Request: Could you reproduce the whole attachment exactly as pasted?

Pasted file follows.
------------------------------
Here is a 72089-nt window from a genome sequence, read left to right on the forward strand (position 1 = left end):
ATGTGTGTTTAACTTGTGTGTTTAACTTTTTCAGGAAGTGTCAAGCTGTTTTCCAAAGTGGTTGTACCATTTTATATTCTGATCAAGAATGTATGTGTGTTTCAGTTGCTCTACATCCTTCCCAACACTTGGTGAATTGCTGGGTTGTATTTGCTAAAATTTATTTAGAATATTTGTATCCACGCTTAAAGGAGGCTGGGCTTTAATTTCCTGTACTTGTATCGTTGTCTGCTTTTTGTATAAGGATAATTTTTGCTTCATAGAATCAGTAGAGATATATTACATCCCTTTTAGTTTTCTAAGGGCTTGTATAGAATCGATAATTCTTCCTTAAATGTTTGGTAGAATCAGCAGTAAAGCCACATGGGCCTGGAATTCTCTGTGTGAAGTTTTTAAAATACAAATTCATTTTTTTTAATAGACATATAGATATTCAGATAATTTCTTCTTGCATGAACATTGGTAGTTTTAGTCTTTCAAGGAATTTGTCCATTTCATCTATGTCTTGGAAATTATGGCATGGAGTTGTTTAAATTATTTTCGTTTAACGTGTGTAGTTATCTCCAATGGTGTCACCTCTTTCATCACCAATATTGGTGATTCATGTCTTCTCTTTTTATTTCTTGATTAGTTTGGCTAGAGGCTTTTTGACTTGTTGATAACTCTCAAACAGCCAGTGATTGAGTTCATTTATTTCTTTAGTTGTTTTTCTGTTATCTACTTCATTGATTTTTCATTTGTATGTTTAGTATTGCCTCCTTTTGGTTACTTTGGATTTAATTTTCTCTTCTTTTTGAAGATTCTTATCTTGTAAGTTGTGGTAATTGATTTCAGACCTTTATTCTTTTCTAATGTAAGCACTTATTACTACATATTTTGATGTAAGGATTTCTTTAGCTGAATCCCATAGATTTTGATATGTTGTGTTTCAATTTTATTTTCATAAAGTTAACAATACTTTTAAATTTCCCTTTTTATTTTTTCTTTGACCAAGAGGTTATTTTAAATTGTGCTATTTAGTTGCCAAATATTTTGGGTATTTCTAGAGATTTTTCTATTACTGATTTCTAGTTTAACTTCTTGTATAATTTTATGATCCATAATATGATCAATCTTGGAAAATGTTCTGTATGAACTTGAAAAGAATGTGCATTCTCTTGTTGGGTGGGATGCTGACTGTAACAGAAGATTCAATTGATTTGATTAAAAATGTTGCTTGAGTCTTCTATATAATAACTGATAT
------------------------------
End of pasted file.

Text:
Here is a 72089-nt window from a genome sequence, read left to right on the forward strand (position 1 = left end):
ATGTGTGTTTAACTTGTGTGTTTAACTTTTTCAGGAAGTGTCAAGCTGTTTTCCAAAGTGGTTGTACCATTTTATATTCTGATCAAGAATGTATGTGTGTTTCAGTTGCTCTACATCCTTCCCAACACTTGGTGAATTGCTGGGTTGTATTTGCTAAAATTTATTTAGAATATTTGTATCCACGCTTAAAGGAGGCTGGGCTTTAATTTCCTGTACTTGTATCGTTGTCTGCTTTTTGTATAAGGATAATTTTTGCTTCATAGAATCAGTAGAGATATATTACATCCCTTTTAGTTTTCTAAGGGCTTGTATAGAATCGATAATTCTTCCTTAAATGTTTGGTAGAATCAGCAGTAAAGCCACATGGGCCTGGAATTCTCTGTGTGAAGTTTTTAAAATACAAATTCATTTTTTTTAATAGACATATAGATATTCAGATAATTTCTTCTTGCATGAACATTGGTAGTTTTAGTCTTTCAAGGAATTTGTCCATTTCATCTATGTCTTGGAAATTATGGCATGGAGTTGTTTAAATTATTTTCGTTTAACGTGTGTAGTTATCTCCAATGGTGTCACCTCTTTCATCACCAATATTGGTGATTCATGTCTTCTCTTTTTATTTCTTGATTAGTTTGGCTAGAGGCTTTTTGACTTGTTGATAACTCTCAAACAGCCAGTGATTGAGTTCATTTATTTCTTTAGTTGTTTTTCTGTTATCTACTTCATTGATTTTTCATTTGTATGTTTAGTATTGCCTCCTTTTGGTTACTTTGGATTTAATTTTCTCTTCTTTTTGAAGATTCTTATCTTGTAAGTTGTGGTAATTGATTTCAGACCTTTATTCTTTTCTAATGTAAGCACTTATTACTACATATTTTGATGTAAGGATTTCTTTAGCTGAATCCCATAGATTTTGATATGTTGTGTTTCAATTTTATTTTCATAAAGTTAACAATACTTTTAAATTTCCCTTTTTATTTTTTCTTTGACCAAGAGGTTATTTTAAATTGTGCTATTTAGTTGCCAAATATTTTGGGTATTTCTAGAGATTTTTCTATTACTGATTTCTAGTTTAACTTCTTGTATAATTTTATGATCCATAATATGATCAATCTTGGAAAATGTTCTGTATGAACTTGAAAAGAATGTGCATTCTCTTGTTGGGTGGGATGCTGACTGTAACAGAAGATTCAATTGATTTGATTAAAAATGTTGCTTGAGTCTTCTATATAATAACTGATAT